While some essential admin has to be done, make this as quick and as automated as possible so you can focus on making new recruits feel welcome. Create a standard check list of documents that need to be signed. Once someone accepts an offer, use a convenient tool like DocuSign to get contracts, payment forms and confidentiality agreements signed.

Providing a warm welcome

From there, ask anyone involved in interviewing a new hire to send them a ‘welcome aboard’ email. Then, encourage the broader team to connect with them on LinkedIn. If you have team bios on your site, send a link. Alternatively, you can introduce them at your next online meeting.

 Some icebreakers to help build connections with a new recruit

Add your new recruit to the team map and ask them about their town

Do a round of Desert Island picks. What food, album or movie would each team member take to a deserted island with them?

Get the whole team to figure out five things they all have in common.

 

From here on in, you need to keep your new team member in the loop about what happens next. Whether you send a welcome kit or allow them to order their own equipment, make sure each candidate has everything they need a few days before starting.

Once their laptop is set up, you can share onboarding documents and a list of tools they need to sign up to. Supplement your documents with visual content like Loom videos, Lessonly classes or tool tutorials. This gives new hires a solid grounding in your processes, tools and strategies. This way, they can hit the ground running, instead of struggling with log-ins for the first month.

Finally, as part of the onboarding process, assign new recruits some company guides. Perhaps, one they can ask about day-to-day admin and another from within their team. The more the merrier! This will get new hires interacting with others and also allows them to get the answers they need without bombarding any one person with questions.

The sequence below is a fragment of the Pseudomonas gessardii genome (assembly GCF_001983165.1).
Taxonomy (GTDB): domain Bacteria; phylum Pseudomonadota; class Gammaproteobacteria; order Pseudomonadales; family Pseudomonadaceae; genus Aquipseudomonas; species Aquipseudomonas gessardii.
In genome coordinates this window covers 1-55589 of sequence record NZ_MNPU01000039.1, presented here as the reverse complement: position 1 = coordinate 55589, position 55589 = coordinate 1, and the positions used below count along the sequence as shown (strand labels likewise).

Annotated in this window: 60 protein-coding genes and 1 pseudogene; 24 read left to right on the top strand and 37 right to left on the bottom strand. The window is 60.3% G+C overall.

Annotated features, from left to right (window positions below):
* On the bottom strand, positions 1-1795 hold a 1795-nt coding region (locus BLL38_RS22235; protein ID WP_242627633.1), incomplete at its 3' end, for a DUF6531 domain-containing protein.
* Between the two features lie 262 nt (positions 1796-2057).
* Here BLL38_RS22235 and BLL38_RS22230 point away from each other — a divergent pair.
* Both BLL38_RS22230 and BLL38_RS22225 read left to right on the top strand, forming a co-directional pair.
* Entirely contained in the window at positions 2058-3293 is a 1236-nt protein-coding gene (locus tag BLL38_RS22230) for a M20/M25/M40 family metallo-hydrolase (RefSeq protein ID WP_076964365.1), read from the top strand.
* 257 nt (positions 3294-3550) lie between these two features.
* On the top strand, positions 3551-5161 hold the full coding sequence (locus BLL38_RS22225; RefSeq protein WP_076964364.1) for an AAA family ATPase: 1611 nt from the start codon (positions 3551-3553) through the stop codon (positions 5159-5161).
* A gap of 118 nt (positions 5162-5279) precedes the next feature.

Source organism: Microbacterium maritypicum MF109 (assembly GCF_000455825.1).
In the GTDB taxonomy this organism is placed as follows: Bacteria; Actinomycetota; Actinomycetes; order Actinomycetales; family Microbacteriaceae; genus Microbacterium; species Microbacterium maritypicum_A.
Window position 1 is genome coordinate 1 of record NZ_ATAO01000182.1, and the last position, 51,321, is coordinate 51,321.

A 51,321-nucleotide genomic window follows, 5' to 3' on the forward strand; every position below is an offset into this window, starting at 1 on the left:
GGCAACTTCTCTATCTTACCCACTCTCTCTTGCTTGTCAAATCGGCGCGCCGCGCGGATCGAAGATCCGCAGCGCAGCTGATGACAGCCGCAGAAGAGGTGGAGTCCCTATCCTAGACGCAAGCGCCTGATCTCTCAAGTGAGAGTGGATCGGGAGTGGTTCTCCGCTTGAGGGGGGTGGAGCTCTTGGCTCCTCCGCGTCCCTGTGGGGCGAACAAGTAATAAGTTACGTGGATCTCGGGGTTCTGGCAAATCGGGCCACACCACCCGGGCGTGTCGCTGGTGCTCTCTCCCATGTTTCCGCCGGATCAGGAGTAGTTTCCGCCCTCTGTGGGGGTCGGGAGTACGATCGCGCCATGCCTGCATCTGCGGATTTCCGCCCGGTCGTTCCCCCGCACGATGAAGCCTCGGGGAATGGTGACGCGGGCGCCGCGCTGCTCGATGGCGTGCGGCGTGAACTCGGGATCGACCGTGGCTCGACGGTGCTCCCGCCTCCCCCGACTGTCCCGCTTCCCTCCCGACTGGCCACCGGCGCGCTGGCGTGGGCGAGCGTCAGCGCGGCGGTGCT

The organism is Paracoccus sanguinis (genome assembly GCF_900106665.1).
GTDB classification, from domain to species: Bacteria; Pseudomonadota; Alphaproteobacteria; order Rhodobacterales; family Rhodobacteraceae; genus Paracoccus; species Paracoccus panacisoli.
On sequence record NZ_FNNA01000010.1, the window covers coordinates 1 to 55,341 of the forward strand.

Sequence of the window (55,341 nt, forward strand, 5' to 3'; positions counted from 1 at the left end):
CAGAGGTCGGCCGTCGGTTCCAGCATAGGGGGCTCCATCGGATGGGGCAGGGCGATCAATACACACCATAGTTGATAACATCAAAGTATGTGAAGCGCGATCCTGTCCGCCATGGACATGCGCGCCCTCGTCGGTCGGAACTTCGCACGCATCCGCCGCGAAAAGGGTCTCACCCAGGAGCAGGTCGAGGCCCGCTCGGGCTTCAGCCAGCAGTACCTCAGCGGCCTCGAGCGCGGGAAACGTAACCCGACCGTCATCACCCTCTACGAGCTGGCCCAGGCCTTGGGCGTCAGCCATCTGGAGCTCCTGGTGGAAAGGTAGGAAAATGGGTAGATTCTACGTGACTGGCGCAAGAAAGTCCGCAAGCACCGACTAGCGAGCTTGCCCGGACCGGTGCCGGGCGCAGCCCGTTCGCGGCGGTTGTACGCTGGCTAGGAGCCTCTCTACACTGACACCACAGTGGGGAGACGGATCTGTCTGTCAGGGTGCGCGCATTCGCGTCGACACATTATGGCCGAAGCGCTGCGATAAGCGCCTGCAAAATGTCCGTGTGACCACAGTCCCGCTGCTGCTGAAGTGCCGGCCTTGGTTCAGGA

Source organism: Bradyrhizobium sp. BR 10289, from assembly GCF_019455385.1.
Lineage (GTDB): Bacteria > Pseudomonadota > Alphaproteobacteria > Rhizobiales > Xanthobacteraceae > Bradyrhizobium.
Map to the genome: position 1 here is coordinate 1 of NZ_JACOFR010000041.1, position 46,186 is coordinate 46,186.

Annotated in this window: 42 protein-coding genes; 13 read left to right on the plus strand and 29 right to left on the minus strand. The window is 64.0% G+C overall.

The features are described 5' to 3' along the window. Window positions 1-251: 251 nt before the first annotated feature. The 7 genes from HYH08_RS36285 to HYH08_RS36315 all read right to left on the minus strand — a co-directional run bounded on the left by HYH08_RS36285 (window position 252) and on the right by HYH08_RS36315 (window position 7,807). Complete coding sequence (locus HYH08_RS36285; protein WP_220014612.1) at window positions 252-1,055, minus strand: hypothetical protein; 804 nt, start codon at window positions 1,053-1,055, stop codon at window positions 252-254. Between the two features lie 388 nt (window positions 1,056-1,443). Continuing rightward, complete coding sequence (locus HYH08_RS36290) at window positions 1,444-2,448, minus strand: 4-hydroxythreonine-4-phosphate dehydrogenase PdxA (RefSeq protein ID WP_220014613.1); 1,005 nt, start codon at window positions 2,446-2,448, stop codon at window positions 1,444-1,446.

For next steps and tips on team collaboration, check out our guide on introducing a remote working policy to your workplace.

Some tools for hiring remote workers

Scheduling tools

  • Calendly

Video interviewing

  • Teams
  • Zoom
  • Google Hangouts

Assessment tools

  • eSkill for customisable questionnaires
  • Hackerrank for engineers and software developers
  • Koru for soft skills

For signing contracts

  • DocuSign
  • HelloSign

Onboarding tools

  • Lessonly for online training
  • TalentLMS for online training
  • Loom for creating video tutorials

File sharing tools

  • Google Drive
  • Dropbox
  • Microsoft Office Online

Project management tools

  • Basecamp
  • Asana
  • Trello
  • Teamwork
  • Airtable

About Prosperity Recruitment

Prosperity is Ireland’s leading Digital Recruitment Agency, specialising in advertising, marketing, e-commerce, sales, data, UX and tech jobs. Established in 2001, Prosperity is dedicated to matching candidates and recruiters - wherever they are in the world.

Want help finding top-class candidates? Contact Prosperity today.